Vix Knits… and crochets and sews…

My adventures in the wonderful world of arts and crafts

Owl-ing with laughter

Sorry about the pun in the title but these goodies really do make me giggle

A while ago, I bought my first ever copy of Mollie Makes, mostly because I fell in love with the mittens on the cover

OwlWW

 

(I have to point out that I have sneakily borrowed this image from the Mollie Makes website, click on it to head over there)

Now, I don’t normally buy magazines like this because I’m primarily a yarn crafter and, while I enjoy other crafts, general craft mags like this just can’t satisfy my craving for patterns!

But I just couldn’t resist this.

Never one to be too traditional, I decided to use some of the chunky yarn that I was given by a friend (check out How do you stash yours?)

And here are the finished articles

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I also made a pair for my mum as a late xmas/early birthday gift. Again, not too traditional as they were pink!

I’m so impressed with this pattern, it’s a really genius way to use cables to create something different.

I’m also a big fan of cabled rib and I think it really gives these mittens an extra dimension.

The pattern is pretty easy to follow although I think there could be more guidance on reversing the shapings, to make the pattern more beginner-friendly

For anyone who struggled here’s what I did:

Follow the pattern up to row 26. On row 27, work the pattern but replace the ‘p1, k4, inc1, k11’ with p1, k11, inc1, k4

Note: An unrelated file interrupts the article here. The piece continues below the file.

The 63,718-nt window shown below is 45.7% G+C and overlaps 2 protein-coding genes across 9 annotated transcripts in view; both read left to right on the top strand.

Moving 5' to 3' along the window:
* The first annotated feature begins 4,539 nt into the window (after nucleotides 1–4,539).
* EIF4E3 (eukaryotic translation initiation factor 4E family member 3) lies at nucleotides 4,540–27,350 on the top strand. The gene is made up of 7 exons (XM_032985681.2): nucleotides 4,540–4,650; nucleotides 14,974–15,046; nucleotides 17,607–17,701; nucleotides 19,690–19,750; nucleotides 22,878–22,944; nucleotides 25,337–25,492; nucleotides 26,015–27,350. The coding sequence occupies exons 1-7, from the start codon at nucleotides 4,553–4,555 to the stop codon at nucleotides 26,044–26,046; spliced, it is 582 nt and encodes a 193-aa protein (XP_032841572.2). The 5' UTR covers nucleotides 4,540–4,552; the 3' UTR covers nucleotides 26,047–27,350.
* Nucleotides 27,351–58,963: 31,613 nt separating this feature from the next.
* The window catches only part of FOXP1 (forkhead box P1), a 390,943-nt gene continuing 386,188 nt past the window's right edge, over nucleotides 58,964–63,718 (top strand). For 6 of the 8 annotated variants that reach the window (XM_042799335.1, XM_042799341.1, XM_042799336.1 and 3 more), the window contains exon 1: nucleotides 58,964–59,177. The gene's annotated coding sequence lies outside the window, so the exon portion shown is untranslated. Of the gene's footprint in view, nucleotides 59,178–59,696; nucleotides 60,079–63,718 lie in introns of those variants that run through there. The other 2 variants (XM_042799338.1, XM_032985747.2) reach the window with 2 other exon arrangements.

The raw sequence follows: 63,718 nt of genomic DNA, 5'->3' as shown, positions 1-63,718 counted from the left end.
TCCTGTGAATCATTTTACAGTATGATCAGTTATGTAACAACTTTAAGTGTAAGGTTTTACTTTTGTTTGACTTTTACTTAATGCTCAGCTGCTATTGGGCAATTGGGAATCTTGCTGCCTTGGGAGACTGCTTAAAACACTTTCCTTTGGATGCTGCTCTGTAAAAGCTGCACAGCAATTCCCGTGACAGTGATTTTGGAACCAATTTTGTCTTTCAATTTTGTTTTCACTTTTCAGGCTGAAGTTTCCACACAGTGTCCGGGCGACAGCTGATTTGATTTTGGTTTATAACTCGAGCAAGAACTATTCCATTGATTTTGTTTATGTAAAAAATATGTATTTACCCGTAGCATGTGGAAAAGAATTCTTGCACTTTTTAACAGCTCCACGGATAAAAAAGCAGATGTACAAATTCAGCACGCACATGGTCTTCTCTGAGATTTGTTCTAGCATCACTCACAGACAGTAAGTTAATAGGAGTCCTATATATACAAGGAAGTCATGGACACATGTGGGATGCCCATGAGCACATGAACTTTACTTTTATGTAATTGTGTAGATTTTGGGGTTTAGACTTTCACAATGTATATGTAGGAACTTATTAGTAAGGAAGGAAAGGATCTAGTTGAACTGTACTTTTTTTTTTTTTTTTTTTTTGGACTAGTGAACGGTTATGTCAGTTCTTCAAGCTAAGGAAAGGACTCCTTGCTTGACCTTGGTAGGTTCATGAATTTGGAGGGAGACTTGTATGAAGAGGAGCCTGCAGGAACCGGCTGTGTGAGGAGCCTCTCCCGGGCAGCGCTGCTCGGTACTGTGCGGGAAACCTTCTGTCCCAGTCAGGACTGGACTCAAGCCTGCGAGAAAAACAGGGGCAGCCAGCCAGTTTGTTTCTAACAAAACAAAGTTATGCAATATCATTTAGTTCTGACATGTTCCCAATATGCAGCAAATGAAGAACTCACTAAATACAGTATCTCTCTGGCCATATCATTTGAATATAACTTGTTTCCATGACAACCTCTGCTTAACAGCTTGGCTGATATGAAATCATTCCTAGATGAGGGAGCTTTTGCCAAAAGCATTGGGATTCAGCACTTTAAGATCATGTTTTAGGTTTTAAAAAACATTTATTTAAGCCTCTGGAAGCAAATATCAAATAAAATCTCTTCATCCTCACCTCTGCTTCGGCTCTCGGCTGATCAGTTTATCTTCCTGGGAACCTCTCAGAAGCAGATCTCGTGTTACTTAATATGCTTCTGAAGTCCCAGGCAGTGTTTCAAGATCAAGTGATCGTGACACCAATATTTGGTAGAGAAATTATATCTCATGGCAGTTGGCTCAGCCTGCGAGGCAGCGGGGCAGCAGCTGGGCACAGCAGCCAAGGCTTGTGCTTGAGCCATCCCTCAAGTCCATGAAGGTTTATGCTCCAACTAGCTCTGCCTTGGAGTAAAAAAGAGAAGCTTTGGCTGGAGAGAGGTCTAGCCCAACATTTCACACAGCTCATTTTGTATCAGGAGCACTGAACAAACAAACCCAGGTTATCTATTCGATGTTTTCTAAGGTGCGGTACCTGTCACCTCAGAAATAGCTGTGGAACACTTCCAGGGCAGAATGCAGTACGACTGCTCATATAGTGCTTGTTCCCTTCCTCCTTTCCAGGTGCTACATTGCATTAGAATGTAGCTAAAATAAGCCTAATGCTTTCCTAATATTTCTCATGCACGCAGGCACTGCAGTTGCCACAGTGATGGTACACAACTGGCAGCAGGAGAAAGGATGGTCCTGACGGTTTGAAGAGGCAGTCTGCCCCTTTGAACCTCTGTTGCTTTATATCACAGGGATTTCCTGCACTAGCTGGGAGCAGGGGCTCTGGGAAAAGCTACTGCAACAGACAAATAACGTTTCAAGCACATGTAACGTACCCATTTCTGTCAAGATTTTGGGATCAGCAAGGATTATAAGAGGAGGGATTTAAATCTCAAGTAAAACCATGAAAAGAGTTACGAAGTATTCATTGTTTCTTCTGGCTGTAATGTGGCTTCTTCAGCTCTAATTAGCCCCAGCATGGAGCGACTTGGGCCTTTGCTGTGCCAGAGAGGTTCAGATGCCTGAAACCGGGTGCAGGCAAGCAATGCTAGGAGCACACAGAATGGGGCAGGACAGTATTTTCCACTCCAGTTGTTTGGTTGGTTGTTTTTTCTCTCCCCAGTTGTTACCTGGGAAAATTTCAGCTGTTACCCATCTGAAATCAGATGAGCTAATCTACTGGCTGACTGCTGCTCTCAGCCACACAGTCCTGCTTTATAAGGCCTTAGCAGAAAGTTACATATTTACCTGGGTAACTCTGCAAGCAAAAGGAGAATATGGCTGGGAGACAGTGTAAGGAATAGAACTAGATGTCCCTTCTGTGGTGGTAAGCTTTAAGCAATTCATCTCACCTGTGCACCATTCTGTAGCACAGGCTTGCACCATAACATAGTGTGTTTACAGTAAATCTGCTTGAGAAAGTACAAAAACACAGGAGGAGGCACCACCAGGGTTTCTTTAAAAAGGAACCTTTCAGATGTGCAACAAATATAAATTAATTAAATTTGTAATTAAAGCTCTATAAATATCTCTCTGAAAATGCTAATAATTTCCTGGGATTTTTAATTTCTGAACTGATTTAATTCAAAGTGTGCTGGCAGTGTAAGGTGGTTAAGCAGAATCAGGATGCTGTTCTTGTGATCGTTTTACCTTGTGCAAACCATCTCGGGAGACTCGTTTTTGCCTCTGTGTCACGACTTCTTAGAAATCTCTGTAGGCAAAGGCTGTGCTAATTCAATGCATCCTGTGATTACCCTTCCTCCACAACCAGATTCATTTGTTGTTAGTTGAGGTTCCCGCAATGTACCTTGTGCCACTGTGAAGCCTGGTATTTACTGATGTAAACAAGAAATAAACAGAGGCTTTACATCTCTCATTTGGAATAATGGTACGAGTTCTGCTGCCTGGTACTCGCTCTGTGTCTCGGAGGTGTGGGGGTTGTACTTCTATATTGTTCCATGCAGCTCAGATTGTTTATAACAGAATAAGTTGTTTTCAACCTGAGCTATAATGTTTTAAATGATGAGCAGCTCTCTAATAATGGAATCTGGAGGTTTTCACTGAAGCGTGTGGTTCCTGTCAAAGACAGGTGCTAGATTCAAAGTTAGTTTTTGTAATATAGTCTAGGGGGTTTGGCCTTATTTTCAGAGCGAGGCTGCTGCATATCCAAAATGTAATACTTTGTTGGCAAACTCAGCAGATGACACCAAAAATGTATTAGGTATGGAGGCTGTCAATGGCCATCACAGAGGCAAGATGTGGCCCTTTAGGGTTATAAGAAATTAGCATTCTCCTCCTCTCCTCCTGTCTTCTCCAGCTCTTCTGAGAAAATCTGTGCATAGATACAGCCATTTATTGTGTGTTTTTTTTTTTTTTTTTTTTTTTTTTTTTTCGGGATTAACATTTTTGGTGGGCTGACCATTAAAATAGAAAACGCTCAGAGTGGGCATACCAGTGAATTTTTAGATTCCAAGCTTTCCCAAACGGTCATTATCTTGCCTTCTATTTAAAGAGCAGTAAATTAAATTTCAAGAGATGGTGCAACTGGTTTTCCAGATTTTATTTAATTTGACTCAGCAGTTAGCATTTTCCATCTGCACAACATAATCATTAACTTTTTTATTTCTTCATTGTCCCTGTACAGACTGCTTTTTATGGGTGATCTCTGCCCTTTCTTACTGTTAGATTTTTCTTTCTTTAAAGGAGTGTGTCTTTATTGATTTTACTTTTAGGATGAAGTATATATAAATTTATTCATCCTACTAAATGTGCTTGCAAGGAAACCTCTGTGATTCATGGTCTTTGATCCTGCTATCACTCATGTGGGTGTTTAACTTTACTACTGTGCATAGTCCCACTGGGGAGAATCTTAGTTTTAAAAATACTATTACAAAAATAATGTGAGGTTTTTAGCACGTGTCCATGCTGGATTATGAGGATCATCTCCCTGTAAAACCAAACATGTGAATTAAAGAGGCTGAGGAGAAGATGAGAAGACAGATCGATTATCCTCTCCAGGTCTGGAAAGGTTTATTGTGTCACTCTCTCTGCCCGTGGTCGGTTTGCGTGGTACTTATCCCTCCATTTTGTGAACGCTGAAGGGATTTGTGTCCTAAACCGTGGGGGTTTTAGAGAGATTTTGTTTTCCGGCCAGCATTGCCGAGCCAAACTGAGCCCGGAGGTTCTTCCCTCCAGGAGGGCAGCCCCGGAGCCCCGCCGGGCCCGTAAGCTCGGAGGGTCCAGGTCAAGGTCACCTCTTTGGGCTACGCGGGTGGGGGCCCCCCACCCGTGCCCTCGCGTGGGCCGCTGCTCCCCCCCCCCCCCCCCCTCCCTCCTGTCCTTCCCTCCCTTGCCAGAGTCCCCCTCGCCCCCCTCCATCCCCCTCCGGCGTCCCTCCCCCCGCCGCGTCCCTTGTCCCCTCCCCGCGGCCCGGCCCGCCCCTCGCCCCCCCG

Do the same on row 31 (p1, k11, inc1, k5) and row 36 (p1, k8, slip6 onto stitch holder, cast on an extra three, k8)

I don’t think I’ve stopped wearing mine since I finished them. I can even drive in them so they’re really useful this time of year.

I’m really big on owls and loving that they’re so in fashion right now.

I also thought they were brilliant fun to knit.

So… I designed some ear muffs to match.

Steven and I love walking along the beach but I suffer dreadfully with ear ache and ordinary ear muffs are too rigid (they hurt my ears).

Ear warmer bands are quite in at the moment as well but I was worried that these would also be a bit tight.

I remembered that in one of my many knitting books, I’ve got a pattern for a pair of sequinned ear muffs that tie under the chin.

So using these as my inspiration, I began to experiment.

I don’t want to bore you with too many details so here’s the finished result

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I will admit that (depending on my mood) I sometimes feel a little silly – they’re a bit Little House on the Prairie but they can also be tied behind the head

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Looks a bit better, don’t you think?

They’re a bit unpolished at the edges but I’m pretty chuffed I have to admit

What do you think? I wonder if I should redo them as a band instead…

Also, is it worth publishing the pattern?

Oh, I bought the latest issue of CrossStitcher magazine today, they’ve got an owl themed article with lots of lovely patterns… where’s that aida?

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Crochet Zingy pattern

This is my first try at writing a crochet pattern so I really hope it works. Please let me know if you have any issues and I’ll try my hardest to work it out.

I used Stylecraft Special DK yarn in shade 1256 Jaffa, some oddments of white and black DK from my stash (for some of the eyes and noses) and black and white felt (for most of the eyes and noses)

Here goes:

For the body: